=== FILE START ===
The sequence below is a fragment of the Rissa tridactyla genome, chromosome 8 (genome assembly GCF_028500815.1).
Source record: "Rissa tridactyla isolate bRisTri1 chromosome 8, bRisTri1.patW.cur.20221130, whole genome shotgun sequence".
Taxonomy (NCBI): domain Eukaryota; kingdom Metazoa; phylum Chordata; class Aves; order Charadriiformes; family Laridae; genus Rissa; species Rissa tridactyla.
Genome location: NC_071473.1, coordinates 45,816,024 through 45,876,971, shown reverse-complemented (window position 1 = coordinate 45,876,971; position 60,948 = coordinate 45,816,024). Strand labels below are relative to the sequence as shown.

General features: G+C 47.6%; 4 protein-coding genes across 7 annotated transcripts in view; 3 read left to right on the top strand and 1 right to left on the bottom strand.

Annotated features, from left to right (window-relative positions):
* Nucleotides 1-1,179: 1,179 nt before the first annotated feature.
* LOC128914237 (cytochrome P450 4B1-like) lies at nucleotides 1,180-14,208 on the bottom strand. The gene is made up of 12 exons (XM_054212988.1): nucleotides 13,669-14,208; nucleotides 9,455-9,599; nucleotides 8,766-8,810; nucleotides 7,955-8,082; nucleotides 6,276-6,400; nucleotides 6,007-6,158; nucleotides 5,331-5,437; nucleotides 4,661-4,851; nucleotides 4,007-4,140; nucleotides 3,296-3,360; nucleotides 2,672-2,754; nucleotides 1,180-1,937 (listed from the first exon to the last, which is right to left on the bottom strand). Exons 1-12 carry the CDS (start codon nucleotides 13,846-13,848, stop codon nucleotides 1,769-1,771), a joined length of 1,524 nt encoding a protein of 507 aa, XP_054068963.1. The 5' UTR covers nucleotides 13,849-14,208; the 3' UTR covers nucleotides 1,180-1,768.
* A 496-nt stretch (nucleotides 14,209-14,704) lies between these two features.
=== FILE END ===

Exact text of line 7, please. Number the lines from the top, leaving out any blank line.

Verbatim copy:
* Nucleotides 1-1,179: 1,179 nt before the first annotated feature.